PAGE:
A vulnerability in Google's one-click authentication feature has been found; one that theoretically gives hackers the ability to steal users' passwords.
The loophole was detailed by Tripwire researcher Craig Young at this year's Defcon security conference in Las Vegas.
Young demonstrated a proof-of-concept rogue app that “can steal web-login tokens and send them back to an attacker who can then use them in a Web browser to impersonate a victim on Google Apps, Gmail, Drive, Calendar, Voice and other Google services,” reports IDG News, via PC World.
According to Young, the app imply needs to convince the owner of the Android device to give it permission “to access a URL that starts with 'weblogin' and includes finance.google.com”.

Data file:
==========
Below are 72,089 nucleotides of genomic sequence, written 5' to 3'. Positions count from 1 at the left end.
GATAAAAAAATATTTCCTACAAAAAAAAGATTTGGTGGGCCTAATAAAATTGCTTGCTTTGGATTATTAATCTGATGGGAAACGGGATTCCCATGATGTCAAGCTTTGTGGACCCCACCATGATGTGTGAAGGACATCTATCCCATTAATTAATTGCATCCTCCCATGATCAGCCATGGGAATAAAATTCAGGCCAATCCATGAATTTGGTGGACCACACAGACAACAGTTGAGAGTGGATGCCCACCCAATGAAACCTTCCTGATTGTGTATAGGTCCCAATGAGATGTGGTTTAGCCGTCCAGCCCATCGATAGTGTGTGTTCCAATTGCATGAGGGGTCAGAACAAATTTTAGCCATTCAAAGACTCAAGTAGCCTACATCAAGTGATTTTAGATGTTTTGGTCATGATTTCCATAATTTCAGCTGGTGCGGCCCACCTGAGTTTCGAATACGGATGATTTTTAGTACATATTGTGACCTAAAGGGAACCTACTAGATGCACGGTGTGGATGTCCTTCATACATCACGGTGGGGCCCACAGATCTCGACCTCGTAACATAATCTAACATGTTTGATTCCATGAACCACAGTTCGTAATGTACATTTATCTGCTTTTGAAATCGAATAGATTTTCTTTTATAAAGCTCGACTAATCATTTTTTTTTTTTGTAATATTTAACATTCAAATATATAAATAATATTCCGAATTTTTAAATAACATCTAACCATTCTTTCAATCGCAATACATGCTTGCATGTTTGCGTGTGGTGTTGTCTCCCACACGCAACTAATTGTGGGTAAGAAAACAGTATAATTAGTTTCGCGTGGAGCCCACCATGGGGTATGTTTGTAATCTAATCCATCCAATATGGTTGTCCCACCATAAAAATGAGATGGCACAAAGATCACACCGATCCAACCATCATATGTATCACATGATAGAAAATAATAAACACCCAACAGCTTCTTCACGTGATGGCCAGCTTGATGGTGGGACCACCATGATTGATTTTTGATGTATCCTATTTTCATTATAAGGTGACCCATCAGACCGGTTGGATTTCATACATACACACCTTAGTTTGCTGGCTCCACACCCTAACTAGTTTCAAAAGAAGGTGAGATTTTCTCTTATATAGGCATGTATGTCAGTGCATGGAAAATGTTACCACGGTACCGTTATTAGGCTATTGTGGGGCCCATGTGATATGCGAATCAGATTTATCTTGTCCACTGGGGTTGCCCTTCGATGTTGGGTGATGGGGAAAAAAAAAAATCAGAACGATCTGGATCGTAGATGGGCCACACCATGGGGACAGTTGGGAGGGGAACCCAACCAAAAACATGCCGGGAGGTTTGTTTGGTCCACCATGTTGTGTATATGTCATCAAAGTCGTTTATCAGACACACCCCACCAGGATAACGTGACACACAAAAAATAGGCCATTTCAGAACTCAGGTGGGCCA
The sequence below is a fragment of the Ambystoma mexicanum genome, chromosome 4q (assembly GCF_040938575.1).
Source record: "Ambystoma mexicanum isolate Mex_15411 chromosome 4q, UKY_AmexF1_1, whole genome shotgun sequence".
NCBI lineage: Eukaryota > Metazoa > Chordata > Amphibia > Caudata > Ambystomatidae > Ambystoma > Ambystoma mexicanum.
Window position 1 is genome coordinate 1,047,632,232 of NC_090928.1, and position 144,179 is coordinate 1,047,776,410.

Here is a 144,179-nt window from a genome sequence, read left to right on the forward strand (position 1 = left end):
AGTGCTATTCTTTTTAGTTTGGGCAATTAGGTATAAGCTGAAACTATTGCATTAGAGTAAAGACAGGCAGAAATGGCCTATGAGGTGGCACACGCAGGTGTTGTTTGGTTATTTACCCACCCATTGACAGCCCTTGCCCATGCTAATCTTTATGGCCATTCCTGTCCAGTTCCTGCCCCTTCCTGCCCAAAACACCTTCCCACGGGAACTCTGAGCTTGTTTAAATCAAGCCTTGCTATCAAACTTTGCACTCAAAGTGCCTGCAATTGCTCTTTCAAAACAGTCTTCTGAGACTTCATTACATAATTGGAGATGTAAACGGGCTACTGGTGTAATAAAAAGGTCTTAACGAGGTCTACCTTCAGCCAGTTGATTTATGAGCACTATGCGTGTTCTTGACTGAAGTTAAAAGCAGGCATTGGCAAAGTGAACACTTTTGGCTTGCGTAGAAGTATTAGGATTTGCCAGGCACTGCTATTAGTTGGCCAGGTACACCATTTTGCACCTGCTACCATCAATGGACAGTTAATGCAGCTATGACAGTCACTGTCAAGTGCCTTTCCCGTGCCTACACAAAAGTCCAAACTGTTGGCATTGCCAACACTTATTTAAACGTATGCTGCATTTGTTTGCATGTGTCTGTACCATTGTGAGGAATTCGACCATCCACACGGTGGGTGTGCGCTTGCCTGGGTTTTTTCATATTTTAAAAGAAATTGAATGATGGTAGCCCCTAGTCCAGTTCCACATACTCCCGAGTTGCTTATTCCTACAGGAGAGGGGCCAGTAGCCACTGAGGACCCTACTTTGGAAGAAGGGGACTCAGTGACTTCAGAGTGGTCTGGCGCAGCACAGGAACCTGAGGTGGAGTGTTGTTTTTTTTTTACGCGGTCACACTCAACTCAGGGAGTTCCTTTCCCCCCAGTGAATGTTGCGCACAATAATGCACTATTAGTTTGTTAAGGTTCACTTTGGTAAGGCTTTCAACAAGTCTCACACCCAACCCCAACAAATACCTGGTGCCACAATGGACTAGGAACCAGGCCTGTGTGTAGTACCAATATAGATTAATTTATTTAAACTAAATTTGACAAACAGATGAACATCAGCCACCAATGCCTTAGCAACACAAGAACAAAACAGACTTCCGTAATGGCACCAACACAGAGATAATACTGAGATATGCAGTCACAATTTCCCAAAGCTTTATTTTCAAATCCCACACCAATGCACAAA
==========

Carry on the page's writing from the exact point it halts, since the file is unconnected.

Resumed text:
Once this has been achieved, it would give the hacker access to the tokens they need to log into all of the users' Google accounts.
That includes the Android user's email, their Google Drive documents, their search history and so on.
Google did not respond to requests for comment.
The news come just days after it was revealed that the FBI has the ability to hack into Android phones and remotely turn on their microphones.